According to CHEJ, community action is the way: overall, the big institutions that govern our country like stability and not doing work. Even if emission standards exist that are meant to protect communities from toxic pollution and hazardous waste, it doesn’t at all mean that people are actually enforcing these standards. Community action, then, is the way forward in our democracy, a way to get your voice heard and get the law enforcers to pay attention to you and fix your situation in order to shut you up.
CHEJ’s community action philosophy is different from any other that I’ve ever come across, and is defined by two main principles. First, community action must run on a community based approach: in order to be successful, you have to go into a community and understand what their specific issues are and what they want to achieve through community action.
CHEJ’s approach to community action has nuance that I had never considered before. This nuance is that in order for community action to be successful, communities themselves have to be willing to do the legwork and fight for their rights. Lois Gibbs is a realist: she will offer her services to any community that needs help. However, if a community isn’t willing to do the work she knows is necessary to be successful, she’s honest and straightforward and doesn’t waste her time and resources trying to convince them to organize because there are others who would benefit more from her time.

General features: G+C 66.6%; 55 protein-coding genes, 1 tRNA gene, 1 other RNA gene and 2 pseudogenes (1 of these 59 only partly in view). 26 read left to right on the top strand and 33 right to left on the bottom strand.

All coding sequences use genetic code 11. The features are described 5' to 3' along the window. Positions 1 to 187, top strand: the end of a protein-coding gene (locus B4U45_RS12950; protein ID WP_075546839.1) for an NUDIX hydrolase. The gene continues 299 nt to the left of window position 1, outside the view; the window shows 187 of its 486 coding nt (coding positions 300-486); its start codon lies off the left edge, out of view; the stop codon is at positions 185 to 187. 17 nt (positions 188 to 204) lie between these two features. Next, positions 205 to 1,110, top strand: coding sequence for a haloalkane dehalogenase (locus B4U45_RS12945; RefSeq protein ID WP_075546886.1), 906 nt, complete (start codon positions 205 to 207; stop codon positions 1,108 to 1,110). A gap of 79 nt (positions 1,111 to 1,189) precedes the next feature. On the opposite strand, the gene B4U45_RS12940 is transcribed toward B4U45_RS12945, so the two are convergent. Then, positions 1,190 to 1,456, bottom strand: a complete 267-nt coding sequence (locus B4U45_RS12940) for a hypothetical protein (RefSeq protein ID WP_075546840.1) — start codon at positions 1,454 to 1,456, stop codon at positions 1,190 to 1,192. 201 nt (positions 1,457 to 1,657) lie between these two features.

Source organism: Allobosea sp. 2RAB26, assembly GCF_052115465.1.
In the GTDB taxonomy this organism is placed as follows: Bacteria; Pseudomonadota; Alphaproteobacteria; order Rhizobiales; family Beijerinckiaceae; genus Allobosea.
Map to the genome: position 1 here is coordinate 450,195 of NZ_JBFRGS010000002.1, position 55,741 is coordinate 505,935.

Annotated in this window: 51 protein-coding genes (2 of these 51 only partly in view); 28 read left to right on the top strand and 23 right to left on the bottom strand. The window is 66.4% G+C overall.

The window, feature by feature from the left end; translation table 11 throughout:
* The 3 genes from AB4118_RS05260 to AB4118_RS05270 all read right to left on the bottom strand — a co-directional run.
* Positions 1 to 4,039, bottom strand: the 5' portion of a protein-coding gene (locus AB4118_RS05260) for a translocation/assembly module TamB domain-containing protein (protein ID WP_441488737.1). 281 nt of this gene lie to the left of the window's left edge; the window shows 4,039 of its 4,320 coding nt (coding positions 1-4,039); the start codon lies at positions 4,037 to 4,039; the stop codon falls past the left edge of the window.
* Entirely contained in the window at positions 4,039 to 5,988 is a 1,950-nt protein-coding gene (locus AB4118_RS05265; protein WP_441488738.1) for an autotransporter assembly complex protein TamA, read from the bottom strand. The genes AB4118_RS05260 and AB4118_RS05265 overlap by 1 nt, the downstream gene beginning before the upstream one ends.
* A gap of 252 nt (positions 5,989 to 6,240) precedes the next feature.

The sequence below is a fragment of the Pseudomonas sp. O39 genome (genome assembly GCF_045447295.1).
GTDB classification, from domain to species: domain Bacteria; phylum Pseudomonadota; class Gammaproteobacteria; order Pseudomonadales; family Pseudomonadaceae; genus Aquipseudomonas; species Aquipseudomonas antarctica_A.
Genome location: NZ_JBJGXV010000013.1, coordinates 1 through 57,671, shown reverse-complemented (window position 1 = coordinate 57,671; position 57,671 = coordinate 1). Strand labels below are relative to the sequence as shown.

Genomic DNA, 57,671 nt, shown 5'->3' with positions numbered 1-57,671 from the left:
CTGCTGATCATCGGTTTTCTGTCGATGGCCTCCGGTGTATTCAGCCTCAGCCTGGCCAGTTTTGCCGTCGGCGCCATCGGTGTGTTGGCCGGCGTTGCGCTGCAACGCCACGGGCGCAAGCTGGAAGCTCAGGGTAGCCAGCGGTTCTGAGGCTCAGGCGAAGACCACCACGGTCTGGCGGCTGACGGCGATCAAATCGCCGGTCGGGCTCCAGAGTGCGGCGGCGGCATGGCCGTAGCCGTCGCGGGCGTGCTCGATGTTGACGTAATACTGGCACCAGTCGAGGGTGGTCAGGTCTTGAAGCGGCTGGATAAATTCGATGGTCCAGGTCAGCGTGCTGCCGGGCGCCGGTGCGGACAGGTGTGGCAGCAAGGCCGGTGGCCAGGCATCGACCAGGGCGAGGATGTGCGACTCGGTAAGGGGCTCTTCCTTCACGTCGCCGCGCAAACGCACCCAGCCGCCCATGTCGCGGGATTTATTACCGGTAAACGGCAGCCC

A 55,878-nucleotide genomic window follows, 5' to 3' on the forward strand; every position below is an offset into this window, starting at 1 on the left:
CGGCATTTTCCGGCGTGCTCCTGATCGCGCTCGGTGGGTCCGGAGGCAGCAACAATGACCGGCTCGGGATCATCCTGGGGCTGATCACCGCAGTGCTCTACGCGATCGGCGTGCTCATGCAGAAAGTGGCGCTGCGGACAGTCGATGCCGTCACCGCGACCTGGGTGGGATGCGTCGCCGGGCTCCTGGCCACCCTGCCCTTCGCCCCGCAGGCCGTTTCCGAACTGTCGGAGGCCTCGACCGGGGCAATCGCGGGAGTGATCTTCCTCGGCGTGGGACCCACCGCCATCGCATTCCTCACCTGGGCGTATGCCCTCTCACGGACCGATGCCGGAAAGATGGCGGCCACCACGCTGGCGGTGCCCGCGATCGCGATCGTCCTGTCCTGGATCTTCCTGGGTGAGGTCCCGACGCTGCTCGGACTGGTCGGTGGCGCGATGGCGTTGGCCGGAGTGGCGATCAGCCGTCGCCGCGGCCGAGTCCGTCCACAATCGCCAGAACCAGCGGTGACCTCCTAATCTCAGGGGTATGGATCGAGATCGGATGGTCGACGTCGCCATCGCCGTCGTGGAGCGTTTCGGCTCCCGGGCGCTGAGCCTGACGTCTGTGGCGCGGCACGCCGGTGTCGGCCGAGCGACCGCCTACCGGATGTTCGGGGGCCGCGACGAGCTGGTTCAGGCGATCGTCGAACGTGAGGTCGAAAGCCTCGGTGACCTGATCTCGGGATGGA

This mindset, that especially when it comes to the environment, time is valuable and should not be wasted, is my biggest takeaway from the summer. It’s what makes CHEJ so effective, because if a bureaucracy is trying to waste Lois’s time, she won’t just sit down and take it, she’ll think of a creative, out of the box solution to get what she wants. More often than not, her solutions work: she’s helped countless communities across the United States to get out of toxic situations.
While Lois and CHEJ’s story is unique, the lessons I’ve learned here have given me a new understanding of how to make things happen in the environmental world. I’ve learned that community action is a powerful tool, but that it’s only going to work if the people involved genuinely want to do the work necessary to see success. If they don’t, don’t waste time trying to convince them of something: move onto a different solution.
I’ve found these lessons immensely comforting as we round the corner into our action deadline for the climate. Yes, it’s an uphill battle, and yes, we need to make revolutionary change to our lifestyles, and no it’s probably not something that can be achieved in a mere decade.
However, we also can’t be afraid to think outside of the box and think of new approaches to the environmental challenges we face, and we can’t be afraid to stray from a conventional approach to change. If people aren’t hearing us, maybe we shouldn’t just yell louder, but we should change the way the message is being delivered.